How to get the best marijuana from Colorado dispensaries
By Brian RizzoThe most recent polls indicate that Colorado is beginning to open its recreational pot markets to the public, and that a lot of people are buying and trying the stuff.
But in the state where recreational pot was legalized last year, there are still some big hurdles that will need to be cleared before recreational marijuana is widely available in the US.
We asked several marijuana industry experts to weigh in on the latest legal and regulatory issues.
In general, we agree with the sentiment of many marijuana industry observers that the Colorado market is a mess.
The state’s cannabis industry has been slow to grow and has struggled to maintain a consistent supply for several years.
And while marijuana legalization has improved access for the public and the businesses that are trying to operate in the cannabis industry, the state’s financial situation is not so rosy.
Colorado has been hit hard by the Great Recession and its current economic challenges.
The state’s fiscal health is also a big concern, as it is the first state in the country to go through an implementation of a new banking law that will significantly impact the marijuana industry.
While many of the legal challenges have been cleared up, the financial issues that still exist are very concerning, experts said.
Here are the key issues facing the Colorado pot industry right now:What’s the current status of the recreational marijuana market in Colorado?
According to state data, the recreational market in the United States is projected to be fully operational by the end of the year.
The Colorado Department of Revenue (CDR) released a report last week that showed that retail marijuana sales in the first quarter of 2018 had totaled $2.2 billion.
But that figure includes the $1.9 billion in excise tax revenue generated by marijuana-related businesses.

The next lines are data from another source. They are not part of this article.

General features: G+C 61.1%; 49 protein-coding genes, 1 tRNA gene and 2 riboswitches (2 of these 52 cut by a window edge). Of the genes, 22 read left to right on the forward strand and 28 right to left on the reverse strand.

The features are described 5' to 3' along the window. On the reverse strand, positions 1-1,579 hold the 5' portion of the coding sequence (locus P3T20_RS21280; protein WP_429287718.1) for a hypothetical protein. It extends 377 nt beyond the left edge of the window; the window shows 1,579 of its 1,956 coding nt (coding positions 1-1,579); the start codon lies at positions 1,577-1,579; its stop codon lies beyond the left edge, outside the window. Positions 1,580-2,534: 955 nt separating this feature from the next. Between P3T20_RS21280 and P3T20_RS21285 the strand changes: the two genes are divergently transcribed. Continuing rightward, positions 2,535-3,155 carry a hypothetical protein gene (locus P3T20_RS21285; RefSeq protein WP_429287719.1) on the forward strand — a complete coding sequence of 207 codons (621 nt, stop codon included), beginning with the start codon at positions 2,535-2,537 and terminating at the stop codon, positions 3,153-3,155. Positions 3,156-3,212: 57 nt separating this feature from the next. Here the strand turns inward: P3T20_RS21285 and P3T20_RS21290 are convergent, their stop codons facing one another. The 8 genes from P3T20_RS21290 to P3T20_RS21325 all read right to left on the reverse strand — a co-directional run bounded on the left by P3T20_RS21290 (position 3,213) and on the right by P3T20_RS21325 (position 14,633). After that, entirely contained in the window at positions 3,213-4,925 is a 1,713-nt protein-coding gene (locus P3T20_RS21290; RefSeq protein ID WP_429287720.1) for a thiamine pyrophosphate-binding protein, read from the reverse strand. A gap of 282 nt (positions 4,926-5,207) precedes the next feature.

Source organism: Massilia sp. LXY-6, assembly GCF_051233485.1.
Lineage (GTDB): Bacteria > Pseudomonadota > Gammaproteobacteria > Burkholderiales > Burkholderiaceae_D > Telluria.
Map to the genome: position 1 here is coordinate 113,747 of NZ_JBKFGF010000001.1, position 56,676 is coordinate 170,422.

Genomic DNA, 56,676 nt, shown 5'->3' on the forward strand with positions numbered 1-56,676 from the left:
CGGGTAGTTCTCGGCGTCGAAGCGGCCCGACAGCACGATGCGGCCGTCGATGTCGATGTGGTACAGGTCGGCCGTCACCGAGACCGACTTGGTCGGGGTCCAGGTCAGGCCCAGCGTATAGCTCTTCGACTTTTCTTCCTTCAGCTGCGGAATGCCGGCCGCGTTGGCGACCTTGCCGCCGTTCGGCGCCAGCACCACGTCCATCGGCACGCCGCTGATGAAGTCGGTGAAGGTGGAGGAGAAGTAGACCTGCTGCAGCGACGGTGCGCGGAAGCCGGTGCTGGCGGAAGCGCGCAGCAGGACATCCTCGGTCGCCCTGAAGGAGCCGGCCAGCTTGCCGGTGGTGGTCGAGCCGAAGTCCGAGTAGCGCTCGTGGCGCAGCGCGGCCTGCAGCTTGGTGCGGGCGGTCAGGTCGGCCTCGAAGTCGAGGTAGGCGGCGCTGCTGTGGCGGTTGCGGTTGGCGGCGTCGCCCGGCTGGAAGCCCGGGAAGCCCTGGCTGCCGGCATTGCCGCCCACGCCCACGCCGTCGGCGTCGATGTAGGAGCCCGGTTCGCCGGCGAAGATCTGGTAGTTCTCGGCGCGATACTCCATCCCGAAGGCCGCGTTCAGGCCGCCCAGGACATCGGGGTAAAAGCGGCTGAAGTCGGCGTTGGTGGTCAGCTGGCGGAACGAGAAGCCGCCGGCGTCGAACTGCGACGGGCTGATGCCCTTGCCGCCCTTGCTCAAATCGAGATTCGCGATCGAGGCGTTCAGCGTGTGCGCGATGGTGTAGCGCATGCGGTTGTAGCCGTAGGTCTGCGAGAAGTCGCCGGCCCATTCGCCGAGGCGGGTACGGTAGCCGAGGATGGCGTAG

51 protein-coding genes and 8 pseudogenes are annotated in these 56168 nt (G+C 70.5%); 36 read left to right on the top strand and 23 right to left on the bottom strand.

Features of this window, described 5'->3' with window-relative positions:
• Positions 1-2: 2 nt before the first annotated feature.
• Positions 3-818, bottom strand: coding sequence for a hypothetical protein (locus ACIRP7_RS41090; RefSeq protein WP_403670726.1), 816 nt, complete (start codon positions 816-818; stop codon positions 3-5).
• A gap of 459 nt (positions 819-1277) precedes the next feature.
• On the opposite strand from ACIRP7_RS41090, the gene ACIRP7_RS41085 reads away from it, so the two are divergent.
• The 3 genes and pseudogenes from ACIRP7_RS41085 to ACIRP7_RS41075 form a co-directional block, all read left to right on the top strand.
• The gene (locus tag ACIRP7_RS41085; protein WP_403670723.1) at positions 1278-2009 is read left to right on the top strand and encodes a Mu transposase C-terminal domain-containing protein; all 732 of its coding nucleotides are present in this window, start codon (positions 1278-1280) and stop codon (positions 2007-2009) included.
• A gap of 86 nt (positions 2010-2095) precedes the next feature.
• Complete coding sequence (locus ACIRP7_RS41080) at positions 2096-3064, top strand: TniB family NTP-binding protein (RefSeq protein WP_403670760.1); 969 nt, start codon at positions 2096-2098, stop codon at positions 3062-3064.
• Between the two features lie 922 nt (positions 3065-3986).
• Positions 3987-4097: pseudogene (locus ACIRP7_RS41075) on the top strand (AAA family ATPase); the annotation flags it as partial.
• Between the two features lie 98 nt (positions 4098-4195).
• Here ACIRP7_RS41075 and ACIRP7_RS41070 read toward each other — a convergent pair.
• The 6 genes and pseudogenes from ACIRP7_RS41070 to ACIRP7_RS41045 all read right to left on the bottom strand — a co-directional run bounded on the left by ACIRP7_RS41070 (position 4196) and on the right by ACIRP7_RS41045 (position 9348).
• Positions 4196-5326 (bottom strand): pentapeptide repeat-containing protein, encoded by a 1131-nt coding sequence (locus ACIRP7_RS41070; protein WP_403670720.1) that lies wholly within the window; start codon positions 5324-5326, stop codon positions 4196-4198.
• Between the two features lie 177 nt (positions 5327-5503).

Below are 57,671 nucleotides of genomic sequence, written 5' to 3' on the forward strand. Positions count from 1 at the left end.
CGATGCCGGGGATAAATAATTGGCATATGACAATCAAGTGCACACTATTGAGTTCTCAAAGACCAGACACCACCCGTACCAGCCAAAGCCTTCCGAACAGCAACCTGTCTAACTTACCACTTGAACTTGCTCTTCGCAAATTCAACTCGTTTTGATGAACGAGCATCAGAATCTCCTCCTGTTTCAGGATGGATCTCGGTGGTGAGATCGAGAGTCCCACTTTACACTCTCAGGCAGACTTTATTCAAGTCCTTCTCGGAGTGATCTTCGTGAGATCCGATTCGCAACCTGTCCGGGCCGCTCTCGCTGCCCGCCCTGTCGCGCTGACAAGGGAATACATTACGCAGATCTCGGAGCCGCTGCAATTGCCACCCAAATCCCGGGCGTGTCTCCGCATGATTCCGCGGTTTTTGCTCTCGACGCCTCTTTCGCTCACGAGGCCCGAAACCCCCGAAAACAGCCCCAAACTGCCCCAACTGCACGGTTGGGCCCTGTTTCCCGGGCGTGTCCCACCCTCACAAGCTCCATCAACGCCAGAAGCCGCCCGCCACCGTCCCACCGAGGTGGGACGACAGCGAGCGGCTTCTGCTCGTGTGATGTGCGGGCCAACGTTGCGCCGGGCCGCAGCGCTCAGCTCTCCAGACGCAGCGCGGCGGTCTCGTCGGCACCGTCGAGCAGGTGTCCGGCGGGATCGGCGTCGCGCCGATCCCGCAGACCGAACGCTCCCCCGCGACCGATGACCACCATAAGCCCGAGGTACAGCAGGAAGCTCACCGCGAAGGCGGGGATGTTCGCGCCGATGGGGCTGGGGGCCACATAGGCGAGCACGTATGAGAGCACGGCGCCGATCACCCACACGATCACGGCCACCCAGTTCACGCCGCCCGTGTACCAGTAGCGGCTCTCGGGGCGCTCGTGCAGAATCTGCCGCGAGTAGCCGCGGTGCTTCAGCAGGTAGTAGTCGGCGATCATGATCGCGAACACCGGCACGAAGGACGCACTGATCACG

While recreational marijuana sales are expected to be in the $5.6 billion range, the number is expected to grow substantially over the next few months as the first full-time retail pot shops open.
While some experts believe that recreational pot sales will continue to grow, the fact remains that the recreational system has so far struggled to keep pace with demand, said Kevin Sabet, an attorney with the Drug Policy Alliance.
According to ColoradoCare, the marijuana economy in Colorado is projected at about $9 billion, with a projected annual growth rate of 3.8%.
That’s up from the 3.2% growth in the same period last year.
But that growth rate is expected drop to 1.7% over the coming years, and it is expected that recreational sales will grow by just 0.7%.
And if that rate continues, the economic impact for ColoradoCare will be far less than the state is projecting.
According a recent study by the University of Colorado, the overall economic impact from recreational marijuana will be a mere $9.7 billion over the course of the next 25 years.
That is $4 billion less than what ColoradoCare estimates recreational pot revenues will be.
The Colorado economy is still growing, but the state needs to invest more to sustain that growth, Sabet said.
There are still a few hurdles that need to clear before recreational pot is widely distributed in the U.S. But it is hard to imagine that ColoradoCare is going to be able to accomplish all of the tasks it needs to in order to make recreational marijuana available to the masses.